Abe Masato (阿部正外)

Masato (Masatou) ABE (February 15, 1828 - April 20, 1887) was hatamoto (a shogunal retainer), daimyo (feudal lord), and roju (a senior councillor of the shogunate) in the Edo period. He was the lord of Shirakawa Domain in Mutsu Province. He was the 15th generation of the Abe family with ties to Tadaaki. He was the third son of Shozo ABE, hatamoto with 3,000 koku. His legal wife was the daughter of Masanao HASEGAWA. He called himself Kumesaku, Chokichiro or Hyogo. His (eldest) son was Masakiyo ABE. He was Echizen no kuni no kami (Governor of Echizen Province), Bungo no kuni no kami (Governor of Bungo Province) and jiju (chamberlain) with the official rank of Jushiinoge (the Junior Fourth, Lower Grade).


Taking over his father's post, he first became hatamoto with 3,000 koku. Starting from a court official, he served as bugyo (civil governor) of Kanagawa and Minami-machi as well as gaikoku-bugyo (a diplomat). In 1864, he took over the head family of the Abe family who held a fief of 100,000 koku in Shirakawa Domain in Mutsu Province under the shogunal command. Three months later he was appointed roju.

In 1865, the imperial court that was becoming more influential requested Seiitaishogun Iemochi TOKUGAWA to come to Kyoto again and expel the foreigners. In order to warn the court nobles and roshi (masterless samurai) in Kyoto who advocated the expulsion of the foreigners, Abe and Munehide MATSUDAIRA led an army of 4,000 soldiers to Kyoto. They negotiated with the imperial court. After the negotiation they returned to Edo to tell the court's request to Iemochi, who then went to Kyoto for a second time.

Accompanying Iemochi, Abe went back to Kyoto and then went to Osaka. He began negotiating with England, France and the Netherlands about the opening of the Hyogo port and the city of Osaka as had been requested by the three countries. He and Takahiro MATSUMAE discussed the matter with them. They said, 'We will no longer negotiate with the shogunate unless we are given a prompt and definite answer as to the opening of the port. We will directly talk to the Emperor at the Kyoto Imperial Palace,' they insisted. The two roju, Abe and Matsudaira, judged that they would not change their hard-line policy. Two days later they decided to go ahead with the opening of the port without asking the emperor's permission. On arriving at Osaka Castle the following day, Yoshinobu TOKUGAWA insisted that he would not allow a treaty signed without the emperor's permission. However, Abe and Matsumae held on to their view that if the foreign countries directly started to negotiate with the imperial court bypassing the shogunate, the latter would collapse. In a heated discussion over the pros and cons of the signing of the treaty in the presence of the Emperor, Iemochi could not bear the tension and began to cry.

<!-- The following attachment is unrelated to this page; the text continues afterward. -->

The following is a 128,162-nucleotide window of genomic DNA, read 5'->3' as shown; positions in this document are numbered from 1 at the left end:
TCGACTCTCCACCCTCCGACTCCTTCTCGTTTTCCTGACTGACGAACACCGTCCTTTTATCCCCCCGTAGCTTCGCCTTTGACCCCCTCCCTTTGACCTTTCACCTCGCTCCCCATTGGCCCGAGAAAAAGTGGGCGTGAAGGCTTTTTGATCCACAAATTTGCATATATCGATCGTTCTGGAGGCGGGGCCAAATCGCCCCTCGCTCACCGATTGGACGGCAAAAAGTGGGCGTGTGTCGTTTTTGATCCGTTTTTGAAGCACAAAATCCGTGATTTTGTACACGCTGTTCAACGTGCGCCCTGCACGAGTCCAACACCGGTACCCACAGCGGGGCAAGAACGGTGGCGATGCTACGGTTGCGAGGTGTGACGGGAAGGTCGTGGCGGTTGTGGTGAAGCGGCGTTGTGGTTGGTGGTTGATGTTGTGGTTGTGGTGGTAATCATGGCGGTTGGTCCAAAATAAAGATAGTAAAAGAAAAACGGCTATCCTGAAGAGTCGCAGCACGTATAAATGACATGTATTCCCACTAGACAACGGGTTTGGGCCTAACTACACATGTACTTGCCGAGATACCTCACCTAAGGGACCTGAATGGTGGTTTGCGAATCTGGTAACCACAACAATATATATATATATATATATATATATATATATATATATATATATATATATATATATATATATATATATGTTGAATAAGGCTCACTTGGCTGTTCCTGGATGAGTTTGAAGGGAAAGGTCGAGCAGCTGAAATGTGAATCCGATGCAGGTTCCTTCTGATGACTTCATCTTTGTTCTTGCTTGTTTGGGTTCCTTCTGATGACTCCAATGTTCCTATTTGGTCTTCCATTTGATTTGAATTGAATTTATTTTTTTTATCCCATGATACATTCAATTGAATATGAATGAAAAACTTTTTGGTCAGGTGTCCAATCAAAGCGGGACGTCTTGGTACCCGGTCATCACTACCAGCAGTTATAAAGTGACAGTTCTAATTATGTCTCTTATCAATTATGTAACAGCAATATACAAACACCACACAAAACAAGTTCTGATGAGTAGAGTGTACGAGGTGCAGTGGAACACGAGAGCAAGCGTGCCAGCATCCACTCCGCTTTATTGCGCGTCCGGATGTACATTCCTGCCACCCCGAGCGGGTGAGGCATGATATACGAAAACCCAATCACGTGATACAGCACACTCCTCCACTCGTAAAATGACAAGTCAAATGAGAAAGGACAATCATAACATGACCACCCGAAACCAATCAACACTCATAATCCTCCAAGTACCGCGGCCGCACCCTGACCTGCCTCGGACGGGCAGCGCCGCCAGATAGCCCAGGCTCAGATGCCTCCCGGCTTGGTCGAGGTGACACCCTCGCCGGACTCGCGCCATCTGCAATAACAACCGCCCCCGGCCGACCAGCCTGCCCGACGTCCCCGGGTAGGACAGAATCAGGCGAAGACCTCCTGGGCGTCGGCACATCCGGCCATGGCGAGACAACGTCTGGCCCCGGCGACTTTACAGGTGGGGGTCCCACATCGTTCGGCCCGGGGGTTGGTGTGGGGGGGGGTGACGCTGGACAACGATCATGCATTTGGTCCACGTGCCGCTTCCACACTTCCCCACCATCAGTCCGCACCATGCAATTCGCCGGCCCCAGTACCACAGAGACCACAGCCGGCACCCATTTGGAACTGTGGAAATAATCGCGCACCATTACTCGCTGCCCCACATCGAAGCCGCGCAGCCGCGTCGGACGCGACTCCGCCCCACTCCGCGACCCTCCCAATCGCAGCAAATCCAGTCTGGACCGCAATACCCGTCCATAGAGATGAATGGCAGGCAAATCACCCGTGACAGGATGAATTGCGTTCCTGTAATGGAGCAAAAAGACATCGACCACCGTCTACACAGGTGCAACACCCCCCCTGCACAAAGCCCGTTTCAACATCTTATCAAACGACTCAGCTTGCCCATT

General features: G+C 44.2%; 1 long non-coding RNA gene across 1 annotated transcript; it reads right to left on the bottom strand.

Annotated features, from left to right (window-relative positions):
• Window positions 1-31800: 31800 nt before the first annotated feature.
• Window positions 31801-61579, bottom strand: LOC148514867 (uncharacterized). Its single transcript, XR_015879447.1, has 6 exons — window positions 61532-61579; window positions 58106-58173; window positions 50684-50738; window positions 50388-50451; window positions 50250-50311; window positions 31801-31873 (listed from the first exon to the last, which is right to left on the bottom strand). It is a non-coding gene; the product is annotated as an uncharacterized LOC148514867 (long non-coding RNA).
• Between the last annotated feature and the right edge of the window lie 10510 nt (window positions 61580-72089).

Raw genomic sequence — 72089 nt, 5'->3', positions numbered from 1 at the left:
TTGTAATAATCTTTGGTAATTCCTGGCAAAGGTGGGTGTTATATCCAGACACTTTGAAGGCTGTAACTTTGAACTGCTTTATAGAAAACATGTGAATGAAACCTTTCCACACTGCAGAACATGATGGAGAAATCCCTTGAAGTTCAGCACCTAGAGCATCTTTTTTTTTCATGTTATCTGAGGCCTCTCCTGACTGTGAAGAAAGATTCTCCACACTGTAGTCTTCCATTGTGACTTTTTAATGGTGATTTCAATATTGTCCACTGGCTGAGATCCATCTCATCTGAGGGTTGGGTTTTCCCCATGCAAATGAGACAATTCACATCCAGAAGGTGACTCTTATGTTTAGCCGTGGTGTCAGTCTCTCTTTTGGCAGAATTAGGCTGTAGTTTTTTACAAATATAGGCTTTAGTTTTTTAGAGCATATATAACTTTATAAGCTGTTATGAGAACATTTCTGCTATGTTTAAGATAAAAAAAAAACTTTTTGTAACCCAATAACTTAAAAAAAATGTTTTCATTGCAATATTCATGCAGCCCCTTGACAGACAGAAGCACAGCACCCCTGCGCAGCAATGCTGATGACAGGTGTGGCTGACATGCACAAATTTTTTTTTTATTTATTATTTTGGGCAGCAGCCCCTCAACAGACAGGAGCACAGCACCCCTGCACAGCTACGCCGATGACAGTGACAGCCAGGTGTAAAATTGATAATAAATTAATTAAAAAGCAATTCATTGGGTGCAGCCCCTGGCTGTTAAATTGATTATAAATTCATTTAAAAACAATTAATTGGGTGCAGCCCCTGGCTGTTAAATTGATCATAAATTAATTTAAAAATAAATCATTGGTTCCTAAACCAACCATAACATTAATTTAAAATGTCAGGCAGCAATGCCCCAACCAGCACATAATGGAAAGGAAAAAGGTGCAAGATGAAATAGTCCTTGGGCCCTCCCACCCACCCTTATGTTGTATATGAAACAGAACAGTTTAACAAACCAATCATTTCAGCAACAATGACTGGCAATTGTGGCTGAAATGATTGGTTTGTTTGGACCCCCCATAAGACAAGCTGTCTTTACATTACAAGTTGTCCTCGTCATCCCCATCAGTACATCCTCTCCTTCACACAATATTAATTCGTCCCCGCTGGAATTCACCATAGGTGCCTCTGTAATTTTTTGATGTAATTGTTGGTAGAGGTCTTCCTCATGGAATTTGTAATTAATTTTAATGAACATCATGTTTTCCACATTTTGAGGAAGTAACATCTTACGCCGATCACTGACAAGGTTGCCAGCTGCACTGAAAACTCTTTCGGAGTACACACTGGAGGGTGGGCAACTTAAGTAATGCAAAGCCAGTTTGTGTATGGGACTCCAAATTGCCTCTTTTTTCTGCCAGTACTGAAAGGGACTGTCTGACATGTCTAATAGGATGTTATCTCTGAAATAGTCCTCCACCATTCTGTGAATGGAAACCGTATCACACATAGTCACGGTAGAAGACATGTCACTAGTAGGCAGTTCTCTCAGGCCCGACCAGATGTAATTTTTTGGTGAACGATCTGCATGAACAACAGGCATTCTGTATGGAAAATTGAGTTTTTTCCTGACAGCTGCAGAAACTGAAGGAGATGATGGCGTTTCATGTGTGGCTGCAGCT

Condemning Abe and Matsudaira's disobedience to its order, the court issued the imperial edict that they should be deprived of their official ranks and dismissed from their offices. Shogun Iemochi dismissed them from the office of roju. In 1866, Abe was ordered to retire and be under house arrest with the reduction of 40,000 koku. His eldest son Masakiyo succeeded to the family estate. In the same year, the Abe family was transferred to Tanagura Domain in Mutsu Province which had less uchi-daka (real value of the yield).

Brief Personal History

1828: Masato ABE was born in Edo.

1848: He took over his father's estate and became hatamaoto with 3,000 koku.

December 12,1861: He became bugyo of Kanagawa.


September 14: The Namamugi Incident took place.

August 28: He became gaikoku-bugyo.

June 9, 1863: He was appointed bugyo of Minami-machi.


April 9: He was dismissed from the office of Minamimachi Bugyo to succeed Shirakawa Domain by the shogunal order.

July 25: He was appointed jisha-bugyo (magistrate of temples and shrines).

July 27: He was dismissed from his office of jisha-bugyo. He became roju.


March 2: He and Munehide MATSUDAIRA took an army to Kyoto.

March 21: Abe returned to Edo.

June 15: Iemochi paid a visit to the Imperial Palace in Kyoto. Abe also went to Kyoto again.

November 11: He negotiated with England, France and Holland about the opening of the Hyogo port.

November 13, it was decided to open the port.

November 17: The Court Council issued the edict that Abe and Matsudaira should be dismissed from their offices and be under house arrest.

November 18: Abe was dismissed from the office of roju.

1866: He retired and was under house arrest.

1868: The Boshin War broke out.

1887: He died. He died at the age of 60.

His posthumous Buddhist name was Kokanin Boshin. He was buried in Saifuku-ji Temple (4 cho-me, Kuramae, Taito Ward, Tokyo Prefecture). In 1927, however, he was reburied in Tama Cemetery.